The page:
[MARMAM] New publication: Genetic Kinship Analyses Reveal That Gray’s Beaked Whales Strand in Unrelated Groups

Kirsten Thompson kffthompson at gmail.com
Wed May 3 01:42:43 PDT 2017


Myself and coauthors are are pleased to announce the following publication in Journal of Heredity that investigates genetic kinship in stranded Gray’s beaked whales:

Selina Patel, Kirsten F. Thompson, Anna W. Santure, Rochelle Constantine, Craig D. Millar; Genetic Kinship Analyses Reveal That Gray’s Beaked Whales Strand in Unrelated Groups. J Hered 2017 esx021. doi: 10.1093/jhered/esx021


Some marine mammals are so rarely seen that their life history and social structure remain a mystery. Around New Zealand, Gray’s beaked whales (Mesoplodon grayi) are almost never seen alive, yet they are a commonly stranded species. Gray’s are unique among the beaked whales in that they frequently strand in groups, providing an opportunity to investigate their social organization. We examined group composition and genetic kinship in 113 Gray’s beaked whales with samples collected over a 20-year period. Fifty-six individuals stranded in 19 groups (2 or more individuals), and 57 whales stranded individually. Mitochondrial control region haplotypes and microsatellite genotypes (16 loci) were obtained for 103 whales. We estimated pairwise relatedness between all pairs of individuals and average relatedness within, and between, groups. We identified 6 mother–calf pairs and 2 half-siblings, including 2 whales in different strandings 17 years and 1500 km apart. Surprisingly, none of the adults stranding together were related suggesting that groups are not formed through the retention of kin. These data suggest that both sexes may disperse from their mothers, and groups consisting of unrelated subadults are common. We also found no instances of paternity within the groups. Our results provide the first insights into dispersal, social organization, and the mating system in this rarely sighted species. Why whales strand is still unknown but, in Gray’s beaked whales, the dead can tell us much about the living.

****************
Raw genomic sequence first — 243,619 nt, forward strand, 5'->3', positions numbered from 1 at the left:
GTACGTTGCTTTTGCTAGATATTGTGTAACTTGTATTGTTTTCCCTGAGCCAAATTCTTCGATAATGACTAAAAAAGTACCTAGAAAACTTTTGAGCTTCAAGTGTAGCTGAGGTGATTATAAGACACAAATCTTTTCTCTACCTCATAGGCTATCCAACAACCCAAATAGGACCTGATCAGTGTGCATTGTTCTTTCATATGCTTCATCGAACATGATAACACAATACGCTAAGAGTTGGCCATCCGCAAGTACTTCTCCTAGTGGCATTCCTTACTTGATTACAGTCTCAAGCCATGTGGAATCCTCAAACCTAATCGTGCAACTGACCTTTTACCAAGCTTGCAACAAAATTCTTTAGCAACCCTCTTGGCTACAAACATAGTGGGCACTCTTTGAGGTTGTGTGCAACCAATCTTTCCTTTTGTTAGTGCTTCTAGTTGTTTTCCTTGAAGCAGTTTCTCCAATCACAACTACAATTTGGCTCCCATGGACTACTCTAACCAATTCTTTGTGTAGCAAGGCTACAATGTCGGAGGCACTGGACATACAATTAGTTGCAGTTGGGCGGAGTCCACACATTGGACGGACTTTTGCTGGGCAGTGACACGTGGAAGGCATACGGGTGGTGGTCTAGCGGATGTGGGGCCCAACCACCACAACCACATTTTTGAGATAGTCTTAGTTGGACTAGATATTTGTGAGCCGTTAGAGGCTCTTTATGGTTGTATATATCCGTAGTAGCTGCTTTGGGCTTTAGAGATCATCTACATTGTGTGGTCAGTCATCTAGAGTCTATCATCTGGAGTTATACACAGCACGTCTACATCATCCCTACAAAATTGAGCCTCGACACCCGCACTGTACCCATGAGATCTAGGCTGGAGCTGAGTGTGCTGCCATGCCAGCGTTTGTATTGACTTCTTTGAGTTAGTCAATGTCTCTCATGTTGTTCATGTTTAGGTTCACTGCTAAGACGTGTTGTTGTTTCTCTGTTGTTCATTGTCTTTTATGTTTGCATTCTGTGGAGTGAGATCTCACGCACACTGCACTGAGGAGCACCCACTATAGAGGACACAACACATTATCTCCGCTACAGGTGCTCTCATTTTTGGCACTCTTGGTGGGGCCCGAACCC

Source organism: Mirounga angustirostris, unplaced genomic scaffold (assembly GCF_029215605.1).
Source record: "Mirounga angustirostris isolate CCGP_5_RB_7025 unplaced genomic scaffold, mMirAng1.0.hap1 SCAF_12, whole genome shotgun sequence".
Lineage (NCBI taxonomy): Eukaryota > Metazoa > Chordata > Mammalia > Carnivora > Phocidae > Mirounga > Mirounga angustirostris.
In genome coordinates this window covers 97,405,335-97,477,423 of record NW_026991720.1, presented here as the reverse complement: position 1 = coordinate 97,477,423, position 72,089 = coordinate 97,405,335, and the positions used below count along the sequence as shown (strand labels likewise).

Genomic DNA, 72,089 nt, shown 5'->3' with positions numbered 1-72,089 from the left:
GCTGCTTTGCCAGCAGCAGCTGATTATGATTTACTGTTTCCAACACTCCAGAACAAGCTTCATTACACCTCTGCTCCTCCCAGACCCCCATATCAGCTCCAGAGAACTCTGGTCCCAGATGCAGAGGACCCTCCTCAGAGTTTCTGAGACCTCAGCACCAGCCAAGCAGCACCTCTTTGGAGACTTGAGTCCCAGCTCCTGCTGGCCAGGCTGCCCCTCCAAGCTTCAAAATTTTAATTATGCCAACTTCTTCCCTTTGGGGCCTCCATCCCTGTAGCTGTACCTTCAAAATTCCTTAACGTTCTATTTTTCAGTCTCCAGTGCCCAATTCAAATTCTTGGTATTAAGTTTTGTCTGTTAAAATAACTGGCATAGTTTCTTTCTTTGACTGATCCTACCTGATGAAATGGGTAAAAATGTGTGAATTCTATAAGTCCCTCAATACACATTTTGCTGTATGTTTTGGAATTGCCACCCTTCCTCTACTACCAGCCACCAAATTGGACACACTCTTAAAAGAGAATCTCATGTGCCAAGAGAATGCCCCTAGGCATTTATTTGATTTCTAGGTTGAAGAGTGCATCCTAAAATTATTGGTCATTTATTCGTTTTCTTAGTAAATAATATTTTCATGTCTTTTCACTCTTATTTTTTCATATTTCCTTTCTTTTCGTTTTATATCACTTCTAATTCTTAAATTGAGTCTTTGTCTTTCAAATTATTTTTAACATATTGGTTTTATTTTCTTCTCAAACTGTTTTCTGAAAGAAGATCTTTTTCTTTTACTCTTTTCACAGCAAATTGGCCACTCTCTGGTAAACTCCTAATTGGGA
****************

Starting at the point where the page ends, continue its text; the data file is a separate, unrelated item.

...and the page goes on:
The full text can be accessed through: https://doi.org/10.1093/jhered/esx021 <https://doi.org/10.1093/jhered/esx021>

More details or pdf requests please feel free to contact me on kffthompson at gmail.com <mailto:kffthompson at gmail.com>

Kind regards,

Kirsten Thompson & Coauthors


Kirsten Thompson
Molecular Ecology and Evolution Group
Biosciences, College of Life and Environmental Sciences
University of Exeter, UK
email: K.F.Thompson at exeter.ac.uk

Skype: kirsten.thompson1
tel: +44 (0)7841 695569

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